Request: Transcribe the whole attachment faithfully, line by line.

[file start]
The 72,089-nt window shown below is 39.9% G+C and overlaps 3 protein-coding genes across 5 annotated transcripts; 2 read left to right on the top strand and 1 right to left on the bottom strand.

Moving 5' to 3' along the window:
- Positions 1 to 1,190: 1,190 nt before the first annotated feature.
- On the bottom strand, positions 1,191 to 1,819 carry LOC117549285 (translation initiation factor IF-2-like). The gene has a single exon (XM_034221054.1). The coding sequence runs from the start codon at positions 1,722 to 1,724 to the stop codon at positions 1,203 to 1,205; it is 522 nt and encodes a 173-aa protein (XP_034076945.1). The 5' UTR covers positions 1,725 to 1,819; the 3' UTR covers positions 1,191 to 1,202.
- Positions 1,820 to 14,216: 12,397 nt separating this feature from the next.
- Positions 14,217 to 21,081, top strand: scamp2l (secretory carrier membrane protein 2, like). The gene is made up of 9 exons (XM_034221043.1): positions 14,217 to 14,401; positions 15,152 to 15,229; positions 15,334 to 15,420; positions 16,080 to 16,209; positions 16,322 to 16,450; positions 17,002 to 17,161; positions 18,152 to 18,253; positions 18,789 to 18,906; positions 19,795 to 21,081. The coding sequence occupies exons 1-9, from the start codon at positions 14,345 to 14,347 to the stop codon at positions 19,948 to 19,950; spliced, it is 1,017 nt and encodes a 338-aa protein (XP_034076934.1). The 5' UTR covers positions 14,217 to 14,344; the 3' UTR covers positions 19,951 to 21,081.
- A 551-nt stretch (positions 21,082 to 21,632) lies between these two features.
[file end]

The 72,089-nt window shown below is 39.9% G+C and overlaps 3 protein-coding genes across 5 annotated transcripts; 2 read left to right on the top strand and 1 right to left on the bottom strand.

Moving 5' to 3' along the window:
- Positions 1 to 1,190: 1,190 nt before the first annotated feature.
- On the bottom strand, positions 1,191 to 1,819 carry LOC117549285 (translation initiation factor IF-2-like). The gene has a single exon (XM_034221054.1). The coding sequence runs from the start codon at positions 1,722 to 1,724 to the stop codon at positions 1,203 to 1,205; it is 522 nt and encodes a 173-aa protein (XP_034076945.1). The 5' UTR covers positions 1,725 to 1,819; the 3' UTR covers positions 1,191 to 1,202.
- Positions 1,820 to 14,216: 12,397 nt separating this feature from the next.
- Positions 14,217 to 21,081, top strand: scamp2l (secretory carrier membrane protein 2, like). The gene is made up of 9 exons (XM_034221043.1): positions 14,217 to 14,401; positions 15,152 to 15,229; positions 15,334 to 15,420; positions 16,080 to 16,209; positions 16,322 to 16,450; positions 17,002 to 17,161; positions 18,152 to 18,253; positions 18,789 to 18,906; positions 19,795 to 21,081. The coding sequence occupies exons 1-9, from the start codon at positions 14,345 to 14,347 to the stop codon at positions 19,948 to 19,950; spliced, it is 1,017 nt and encodes a 338-aa protein (XP_034076934.1). The 5' UTR covers positions 14,217 to 14,344; the 3' UTR covers positions 19,951 to 21,081.
- A 551-nt stretch (positions 21,082 to 21,632) lies between these two features.